“What you see is what you see.”
Frank Stella, New Art, 1966
In his works, Kay Walkowiak often explores different cultural approaches to art, although he does not intend to draw comparisons, but demonstrates that concepts taken for granted in one cultural environment are received entirely differently in others. In 2014 Walkowiak brought art objects primarily presented in the Western museum space to a culture with a completely different aesthetic perspective. During travels to India, he presented macaques with minimalistically painted boards. The animals’ reactions to the works were captured in the film “Stimuli” (Full HD video | 16:9 | 2.22 min. | Color | Sound). It is a humorous investigation of the perception of minimalism and the reception as well as interpretation of art. The traditional circumstances require a detached, rational and analytical reception of art, completely opposed to the monkeys’ behavior that is in part directed by affect, far from any intellectual reflection.
A large number of potential recipients is deterred by the often complex scholarly interpretion of art and as a consequence avoids engaging with contemporary art. Walkowiak, however, reminds the audience that the works of art do not invariably require this cumbersome interpretation and it can be led ad absurdum. The constructivism of the modern era, formalism and minimal art are partly characterised by geometric arrangements without layers of meaning. Still, recipients have been encouraged by the shapes to generate metaphysical dimensions to the artwork. Form was used as expression of intellect, to add meaning to simplification after the fact. Walkowiak’s critique addresses this phenomenon. He creates objects that represent nothing but themselves.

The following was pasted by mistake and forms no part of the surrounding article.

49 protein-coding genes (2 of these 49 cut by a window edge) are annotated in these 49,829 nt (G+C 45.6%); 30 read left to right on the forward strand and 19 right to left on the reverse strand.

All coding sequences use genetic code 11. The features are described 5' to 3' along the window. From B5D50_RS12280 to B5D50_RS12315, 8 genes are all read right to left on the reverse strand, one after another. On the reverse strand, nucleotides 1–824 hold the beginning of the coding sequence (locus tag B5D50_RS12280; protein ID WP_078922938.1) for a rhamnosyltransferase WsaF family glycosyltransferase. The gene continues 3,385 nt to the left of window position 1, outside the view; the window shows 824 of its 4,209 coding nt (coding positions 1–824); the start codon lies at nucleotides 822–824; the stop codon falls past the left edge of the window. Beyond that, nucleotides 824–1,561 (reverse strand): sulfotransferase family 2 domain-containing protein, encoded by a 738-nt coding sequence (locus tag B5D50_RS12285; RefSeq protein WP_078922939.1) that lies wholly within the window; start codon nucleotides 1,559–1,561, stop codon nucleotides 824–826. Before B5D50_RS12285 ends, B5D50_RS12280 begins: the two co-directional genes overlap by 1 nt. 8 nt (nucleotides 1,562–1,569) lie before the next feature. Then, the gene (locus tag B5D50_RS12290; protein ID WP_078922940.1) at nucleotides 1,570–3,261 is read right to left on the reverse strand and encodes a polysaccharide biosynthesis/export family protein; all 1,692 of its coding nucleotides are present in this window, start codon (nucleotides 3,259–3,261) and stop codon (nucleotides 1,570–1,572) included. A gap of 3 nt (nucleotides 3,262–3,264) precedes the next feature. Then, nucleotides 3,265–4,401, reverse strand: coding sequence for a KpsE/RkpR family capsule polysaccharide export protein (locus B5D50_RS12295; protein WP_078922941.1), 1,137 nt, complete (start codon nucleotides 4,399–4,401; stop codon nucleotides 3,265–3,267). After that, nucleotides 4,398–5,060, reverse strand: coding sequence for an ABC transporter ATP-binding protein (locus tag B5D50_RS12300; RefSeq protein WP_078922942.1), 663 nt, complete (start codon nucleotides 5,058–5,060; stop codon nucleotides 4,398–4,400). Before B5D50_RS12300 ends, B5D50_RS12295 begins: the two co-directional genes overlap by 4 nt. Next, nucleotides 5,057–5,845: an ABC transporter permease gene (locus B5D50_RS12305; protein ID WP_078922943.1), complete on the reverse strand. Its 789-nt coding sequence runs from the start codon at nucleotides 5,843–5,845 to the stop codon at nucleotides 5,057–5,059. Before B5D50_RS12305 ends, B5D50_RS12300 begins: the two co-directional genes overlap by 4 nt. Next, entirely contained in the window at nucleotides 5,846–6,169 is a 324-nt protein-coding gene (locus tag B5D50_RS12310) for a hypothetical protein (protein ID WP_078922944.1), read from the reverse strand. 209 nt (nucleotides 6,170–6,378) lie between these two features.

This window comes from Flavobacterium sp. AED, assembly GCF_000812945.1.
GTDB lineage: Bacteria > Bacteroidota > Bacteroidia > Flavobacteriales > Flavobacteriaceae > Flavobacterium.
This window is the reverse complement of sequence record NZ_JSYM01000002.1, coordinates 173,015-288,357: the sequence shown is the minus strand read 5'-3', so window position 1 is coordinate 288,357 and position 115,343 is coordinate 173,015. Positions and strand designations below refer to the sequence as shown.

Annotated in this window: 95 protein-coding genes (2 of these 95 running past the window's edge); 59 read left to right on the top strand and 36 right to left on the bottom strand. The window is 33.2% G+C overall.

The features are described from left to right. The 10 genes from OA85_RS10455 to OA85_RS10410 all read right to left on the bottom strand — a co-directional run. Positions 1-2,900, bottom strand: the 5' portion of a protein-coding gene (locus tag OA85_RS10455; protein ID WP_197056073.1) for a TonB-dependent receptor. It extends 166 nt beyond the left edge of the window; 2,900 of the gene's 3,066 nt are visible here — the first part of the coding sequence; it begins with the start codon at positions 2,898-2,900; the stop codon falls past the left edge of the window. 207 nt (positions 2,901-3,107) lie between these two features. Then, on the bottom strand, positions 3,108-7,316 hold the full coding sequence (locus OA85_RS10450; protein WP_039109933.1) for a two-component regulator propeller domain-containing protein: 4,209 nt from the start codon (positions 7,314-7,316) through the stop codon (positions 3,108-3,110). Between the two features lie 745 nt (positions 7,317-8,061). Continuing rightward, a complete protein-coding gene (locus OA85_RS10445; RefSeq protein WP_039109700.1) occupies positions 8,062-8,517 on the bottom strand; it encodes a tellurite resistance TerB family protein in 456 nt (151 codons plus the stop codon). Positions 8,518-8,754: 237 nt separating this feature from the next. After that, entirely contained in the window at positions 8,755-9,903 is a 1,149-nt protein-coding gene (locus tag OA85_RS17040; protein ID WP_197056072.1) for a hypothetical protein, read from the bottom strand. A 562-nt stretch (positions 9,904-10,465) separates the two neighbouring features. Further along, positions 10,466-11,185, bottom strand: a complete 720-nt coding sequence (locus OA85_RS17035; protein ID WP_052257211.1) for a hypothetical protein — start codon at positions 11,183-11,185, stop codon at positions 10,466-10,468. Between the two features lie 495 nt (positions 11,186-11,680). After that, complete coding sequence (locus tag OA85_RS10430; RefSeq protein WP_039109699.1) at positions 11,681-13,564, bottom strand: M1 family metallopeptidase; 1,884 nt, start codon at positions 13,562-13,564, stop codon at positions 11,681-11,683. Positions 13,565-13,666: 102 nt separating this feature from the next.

Following this thought, he likes to use geometric elements in his art, because form is only a concept that does not carry any meaning. Still the observer will try to project meaning onto the geometry. This aspect of humans’ constant longing to find meaning is thus bluntly exposed by Walkowiak.
This is the foundation of the serial work “Primary Structures” (archival pigment print on Fine Art Photo Rag). The performative in “Stimuli” was documented in black and white photographs. The compositions are multi-part works of art with regular variations. In an academic reading, the geometric form of the square could be practically tortured. A square canvas is divided: two single colour squares and one photograph as well as one empty square make up each work. These parts are constant, they are only accentuated by a change in their arrangement. Every square in the works can be received independently. From the perspective of art theory, the question arises whether and how the coloured squares should be perceived – as a spatial construct? This is mostly achieved by the contrast effect of colours, the dynamic of which might even create emotions. However, owing to the arrangement of the colour squares there can be no depth or even space. Apparently in complete accordance with the wishes of the artist, the search for a meta layer to the colour composition ends in failure. The three printed squares are, in their number, a reflection of the 3-part boards that the macaques are handling in the photos. The missing forth image element emancipates itself out of the arrangement of the other squares and assumes a creative character as a negative form; it is both a square hole in the composition and a square part of the artwork.
All separate works in „Primary Structures“ make up a complete concept. The series is read like a story by the recipient – the performative moment comes through again here. The coloured squares are in a formal relationship with the black and white photographs: The monkey is the recipient of the art object in the photograph. The viewer of “Primary Structures” itself can receive this moment together with the coloured squares that make him – just like the animals – a consumer of these subject-less works of art and consequently question his very act in that moment.
(Translation: Monika Dittrich)
05.04.2019, 7 pm Uhr
05.04.2019 - 09.06.2019
05.06.2019, 19 h